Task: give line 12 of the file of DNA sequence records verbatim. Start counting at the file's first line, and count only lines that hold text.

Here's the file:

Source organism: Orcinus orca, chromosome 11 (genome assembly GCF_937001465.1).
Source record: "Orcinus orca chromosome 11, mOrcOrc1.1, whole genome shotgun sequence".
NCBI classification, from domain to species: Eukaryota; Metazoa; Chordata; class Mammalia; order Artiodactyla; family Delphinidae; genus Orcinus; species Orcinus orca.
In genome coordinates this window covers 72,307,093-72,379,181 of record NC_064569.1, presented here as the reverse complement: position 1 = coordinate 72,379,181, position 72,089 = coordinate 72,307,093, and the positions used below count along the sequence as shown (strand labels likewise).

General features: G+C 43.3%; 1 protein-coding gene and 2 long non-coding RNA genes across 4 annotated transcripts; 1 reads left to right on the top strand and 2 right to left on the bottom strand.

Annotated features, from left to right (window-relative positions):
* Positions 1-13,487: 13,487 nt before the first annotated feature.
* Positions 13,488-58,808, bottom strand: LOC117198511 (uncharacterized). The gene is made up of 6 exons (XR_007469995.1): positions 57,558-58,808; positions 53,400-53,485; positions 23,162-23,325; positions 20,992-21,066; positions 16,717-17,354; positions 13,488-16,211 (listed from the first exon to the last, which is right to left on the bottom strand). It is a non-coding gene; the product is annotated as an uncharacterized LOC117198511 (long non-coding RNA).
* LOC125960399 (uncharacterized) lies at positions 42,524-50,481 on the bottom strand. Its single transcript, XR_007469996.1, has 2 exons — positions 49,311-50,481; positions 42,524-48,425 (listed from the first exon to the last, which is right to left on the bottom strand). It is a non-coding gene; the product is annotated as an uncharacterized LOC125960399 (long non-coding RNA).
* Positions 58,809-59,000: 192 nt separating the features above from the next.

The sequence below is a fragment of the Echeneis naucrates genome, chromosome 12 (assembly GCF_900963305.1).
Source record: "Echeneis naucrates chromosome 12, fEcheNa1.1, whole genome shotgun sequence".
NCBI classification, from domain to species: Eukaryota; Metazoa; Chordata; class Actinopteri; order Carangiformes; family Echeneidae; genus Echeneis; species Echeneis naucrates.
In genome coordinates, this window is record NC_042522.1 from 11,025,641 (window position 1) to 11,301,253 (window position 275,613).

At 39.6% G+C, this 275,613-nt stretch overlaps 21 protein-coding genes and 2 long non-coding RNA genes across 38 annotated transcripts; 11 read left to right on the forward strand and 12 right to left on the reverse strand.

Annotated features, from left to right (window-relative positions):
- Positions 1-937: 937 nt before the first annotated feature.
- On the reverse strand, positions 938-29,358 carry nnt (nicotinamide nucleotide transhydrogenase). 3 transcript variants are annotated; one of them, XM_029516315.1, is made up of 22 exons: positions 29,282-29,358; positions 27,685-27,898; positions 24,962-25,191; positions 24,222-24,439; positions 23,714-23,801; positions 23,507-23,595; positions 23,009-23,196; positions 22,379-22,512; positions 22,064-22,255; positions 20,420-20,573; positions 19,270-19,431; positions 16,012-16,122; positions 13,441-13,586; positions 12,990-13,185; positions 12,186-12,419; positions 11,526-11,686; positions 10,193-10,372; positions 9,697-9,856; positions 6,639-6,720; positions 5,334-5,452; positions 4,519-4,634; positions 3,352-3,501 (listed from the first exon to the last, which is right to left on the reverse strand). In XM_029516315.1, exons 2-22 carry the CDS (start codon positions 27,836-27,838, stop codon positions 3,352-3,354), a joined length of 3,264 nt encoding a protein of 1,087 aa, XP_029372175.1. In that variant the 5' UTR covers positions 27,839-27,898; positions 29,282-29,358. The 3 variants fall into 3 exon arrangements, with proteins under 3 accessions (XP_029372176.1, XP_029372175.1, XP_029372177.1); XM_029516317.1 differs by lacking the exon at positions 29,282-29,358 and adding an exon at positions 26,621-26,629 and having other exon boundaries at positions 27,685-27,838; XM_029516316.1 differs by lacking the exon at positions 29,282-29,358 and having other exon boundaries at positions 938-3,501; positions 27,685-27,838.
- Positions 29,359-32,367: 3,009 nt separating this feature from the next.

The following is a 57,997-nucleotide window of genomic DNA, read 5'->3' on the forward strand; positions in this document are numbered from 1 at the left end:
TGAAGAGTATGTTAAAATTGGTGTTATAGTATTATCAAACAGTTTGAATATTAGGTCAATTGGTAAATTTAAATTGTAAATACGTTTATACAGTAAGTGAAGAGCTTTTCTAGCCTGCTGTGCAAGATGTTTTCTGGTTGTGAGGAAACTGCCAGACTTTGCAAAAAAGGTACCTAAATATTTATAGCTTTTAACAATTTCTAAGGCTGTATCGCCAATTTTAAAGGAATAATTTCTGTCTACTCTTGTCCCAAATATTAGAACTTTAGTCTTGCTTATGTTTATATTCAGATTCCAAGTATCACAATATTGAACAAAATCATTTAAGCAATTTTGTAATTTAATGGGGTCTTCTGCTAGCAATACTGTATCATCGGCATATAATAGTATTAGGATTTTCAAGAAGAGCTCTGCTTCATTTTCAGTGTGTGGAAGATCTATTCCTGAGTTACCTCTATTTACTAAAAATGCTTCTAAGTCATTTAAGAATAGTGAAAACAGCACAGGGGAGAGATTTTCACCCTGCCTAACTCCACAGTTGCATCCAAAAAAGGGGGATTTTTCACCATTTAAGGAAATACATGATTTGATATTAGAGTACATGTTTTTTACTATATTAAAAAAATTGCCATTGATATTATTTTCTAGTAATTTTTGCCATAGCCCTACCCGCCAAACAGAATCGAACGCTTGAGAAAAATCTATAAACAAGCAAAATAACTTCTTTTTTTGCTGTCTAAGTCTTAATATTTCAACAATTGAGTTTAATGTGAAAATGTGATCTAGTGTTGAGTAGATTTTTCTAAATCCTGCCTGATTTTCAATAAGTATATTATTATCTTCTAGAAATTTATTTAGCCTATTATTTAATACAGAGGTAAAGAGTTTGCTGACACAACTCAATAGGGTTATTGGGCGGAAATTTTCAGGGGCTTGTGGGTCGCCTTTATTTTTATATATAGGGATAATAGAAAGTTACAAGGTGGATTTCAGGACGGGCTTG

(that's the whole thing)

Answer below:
Source record: "Echeneis naucrates chromosome 12, fEcheNa1.1, whole genome shotgun sequence".